Formula 1, Is USD570 Million Losses In Five Years Acceptable?


Published on November 25th, 2014 | by Daniel Sherman Fernandez


Formula 1, Is USD570 Million Losses In Five Years Acceptable?

Motorsports: FIA Formula One World Championship 2014, Tests in Jerez de la Frontera, Nico Rosberg (GER, Mercedes AMG Petronas F1 Team)

It has just been made public by a few Formula One (F1) teams that there has been a combined net loss of USD561.6 million over the past five years. According to recently-released financial statements more than half of the total loss was made by one team alone, Britain’s Lotus F1 team which is controlled by the private equity firm Genii Capital. It lost USD308.8 million and is one of three small teams which are pushing for a greater share of F1’s prize money.

GP USA F1/2012

Caterham and Marussia, collapsed last month and did not make it to Abu Dhabi for the final round.

The financial statements reveal that the teams’ red ink was a high USD210.3 million in 2013 making it the fourth consecutive year that they have made a combined net loss. Financial performance has reversed since 2009 when F1 was still hanging on thanks to a booming economy and all but one of the teams, Force India which made a net profit. The combined total profit after tax came to USD190 million in 2009 but the vast majority of it came from one team which is the team run by Ross Brawn which was formed from a management buy-out of Honda’s F1 racing.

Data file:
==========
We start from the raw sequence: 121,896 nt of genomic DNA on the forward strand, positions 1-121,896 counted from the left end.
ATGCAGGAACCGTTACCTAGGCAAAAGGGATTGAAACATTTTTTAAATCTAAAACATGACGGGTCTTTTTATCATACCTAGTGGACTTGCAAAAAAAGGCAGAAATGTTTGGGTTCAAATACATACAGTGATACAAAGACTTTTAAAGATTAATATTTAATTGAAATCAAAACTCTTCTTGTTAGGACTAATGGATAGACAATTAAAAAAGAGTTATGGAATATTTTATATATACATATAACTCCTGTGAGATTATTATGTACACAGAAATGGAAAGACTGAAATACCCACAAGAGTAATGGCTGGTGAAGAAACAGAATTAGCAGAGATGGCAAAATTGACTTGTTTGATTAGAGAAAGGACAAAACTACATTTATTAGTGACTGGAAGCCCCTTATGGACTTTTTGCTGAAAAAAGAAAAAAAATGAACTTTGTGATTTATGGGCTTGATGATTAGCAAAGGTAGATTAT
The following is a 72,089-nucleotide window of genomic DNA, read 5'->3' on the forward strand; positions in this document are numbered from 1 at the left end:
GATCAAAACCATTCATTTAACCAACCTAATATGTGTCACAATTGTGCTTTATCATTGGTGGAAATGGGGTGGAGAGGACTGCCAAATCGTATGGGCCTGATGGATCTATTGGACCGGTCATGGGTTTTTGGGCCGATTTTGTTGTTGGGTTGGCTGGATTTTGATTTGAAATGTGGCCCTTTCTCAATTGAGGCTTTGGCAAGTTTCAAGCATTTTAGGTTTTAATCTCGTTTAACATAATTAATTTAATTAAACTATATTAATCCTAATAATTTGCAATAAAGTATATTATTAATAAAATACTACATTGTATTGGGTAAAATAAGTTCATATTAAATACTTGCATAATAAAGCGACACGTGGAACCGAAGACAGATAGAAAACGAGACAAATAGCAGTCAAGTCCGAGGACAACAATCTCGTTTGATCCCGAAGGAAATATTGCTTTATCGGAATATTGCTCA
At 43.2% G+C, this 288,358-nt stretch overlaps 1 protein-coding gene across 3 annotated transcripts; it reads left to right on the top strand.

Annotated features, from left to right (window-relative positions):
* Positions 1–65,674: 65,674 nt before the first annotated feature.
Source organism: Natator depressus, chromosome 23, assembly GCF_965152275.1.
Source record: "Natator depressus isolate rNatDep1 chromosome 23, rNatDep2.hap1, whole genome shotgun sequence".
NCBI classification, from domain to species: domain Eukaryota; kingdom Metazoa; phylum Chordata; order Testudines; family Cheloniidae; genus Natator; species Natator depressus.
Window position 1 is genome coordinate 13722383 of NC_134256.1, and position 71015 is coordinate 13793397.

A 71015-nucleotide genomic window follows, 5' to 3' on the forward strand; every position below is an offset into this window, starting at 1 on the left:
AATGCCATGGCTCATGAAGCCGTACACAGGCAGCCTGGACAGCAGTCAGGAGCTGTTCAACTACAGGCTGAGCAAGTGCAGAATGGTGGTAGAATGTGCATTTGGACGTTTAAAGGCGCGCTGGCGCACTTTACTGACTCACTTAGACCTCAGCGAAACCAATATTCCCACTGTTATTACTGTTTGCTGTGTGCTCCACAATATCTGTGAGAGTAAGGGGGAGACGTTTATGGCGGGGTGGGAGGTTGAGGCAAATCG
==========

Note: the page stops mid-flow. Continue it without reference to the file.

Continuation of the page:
F1 suzuka6

Brawn’s team 2009 financial statements showed that it had revenue of USD373.4 million which is still the highest-ever recorded by an F1 team. Brawn’s after-tax profit of USD156.9 million was more than the revenue made by the rival Williams team the following year.

F1 petronas2

Brawn’s financial success was fuelled by a USD147.5 million boost from Honda as the Japanese car manufacturer paid the team the money which would have been spent on redundancy payment if it had been closed down. Careful cost management led to the bumper profits and brought the team to the attention of Mercedes which bought it for an estimated USD200 million at the end of 2009.


Nine of the 11 outfits file publicly-available financial statements with only Swiss-based Sauber and Italian marque Ferrari not needing to do so. The financial statements show the true extent of the gulf between the rich and the poor in F1.

Goodyear f1 650x85(DSF)

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